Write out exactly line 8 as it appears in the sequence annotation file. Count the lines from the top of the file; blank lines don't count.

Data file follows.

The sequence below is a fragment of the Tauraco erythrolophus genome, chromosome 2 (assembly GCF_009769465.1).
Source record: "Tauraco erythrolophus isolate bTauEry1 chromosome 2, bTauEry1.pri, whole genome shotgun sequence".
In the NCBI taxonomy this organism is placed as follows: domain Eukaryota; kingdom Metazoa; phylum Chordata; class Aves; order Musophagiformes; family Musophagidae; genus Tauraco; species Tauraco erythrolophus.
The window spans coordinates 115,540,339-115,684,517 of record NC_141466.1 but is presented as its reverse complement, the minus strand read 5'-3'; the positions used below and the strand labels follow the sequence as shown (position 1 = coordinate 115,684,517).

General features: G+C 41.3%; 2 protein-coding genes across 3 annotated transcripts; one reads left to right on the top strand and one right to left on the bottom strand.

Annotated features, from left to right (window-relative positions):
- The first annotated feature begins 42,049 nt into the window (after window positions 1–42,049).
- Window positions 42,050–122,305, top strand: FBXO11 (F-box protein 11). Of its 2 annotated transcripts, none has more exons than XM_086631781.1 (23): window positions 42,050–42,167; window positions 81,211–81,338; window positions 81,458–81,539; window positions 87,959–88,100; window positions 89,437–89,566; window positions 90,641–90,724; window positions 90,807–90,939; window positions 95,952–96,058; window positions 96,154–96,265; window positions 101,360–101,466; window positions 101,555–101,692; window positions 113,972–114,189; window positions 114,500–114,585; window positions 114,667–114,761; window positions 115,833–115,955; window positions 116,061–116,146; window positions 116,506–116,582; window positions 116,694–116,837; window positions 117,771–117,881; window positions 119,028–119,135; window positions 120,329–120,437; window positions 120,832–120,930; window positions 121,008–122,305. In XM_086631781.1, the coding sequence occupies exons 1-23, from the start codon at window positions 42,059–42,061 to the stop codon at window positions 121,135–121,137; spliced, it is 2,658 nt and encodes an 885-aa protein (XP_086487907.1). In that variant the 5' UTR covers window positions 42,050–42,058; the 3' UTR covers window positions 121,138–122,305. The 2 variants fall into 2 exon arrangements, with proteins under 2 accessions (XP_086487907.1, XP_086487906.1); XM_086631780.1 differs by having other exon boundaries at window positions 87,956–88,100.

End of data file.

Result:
- Window positions 42,050–122,305, top strand: FBXO11 (F-box protein 11). Of its 2 annotated transcripts, none has more exons than XM_086631781.1 (23): window positions 42,050–42,167; window positions 81,211–81,338; window positions 81,458–81,539; window positions 87,959–88,100; window positions 89,437–89,566; window positions 90,641–90,724; window positions 90,807–90,939; window positions 95,952–96,058; window positions 96,154–96,265; window positions 101,360–101,466; window positions 101,555–101,692; window positions 113,972–114,189; window positions 114,500–114,585; window positions 114,667–114,761; window positions 115,833–115,955; window positions 116,061–116,146; window positions 116,506–116,582; window positions 116,694–116,837; window positions 117,771–117,881; window positions 119,028–119,135; window positions 120,329–120,437; window positions 120,832–120,930; window positions 121,008–122,305. In XM_086631781.1, the coding sequence occupies exons 1-23, from the start codon at window positions 42,059–42,061 to the stop codon at window positions 121,135–121,137; spliced, it is 2,658 nt and encodes an 885-aa protein (XP_086487907.1). In that variant the 5' UTR covers window positions 42,050–42,058; the 3' UTR covers window positions 121,138–122,305. The 2 variants fall into 2 exon arrangements, with proteins under 2 accessions (XP_086487907.1, XP_086487906.1); XM_086631780.1 differs by having other exon boundaries at window positions 87,956–88,100.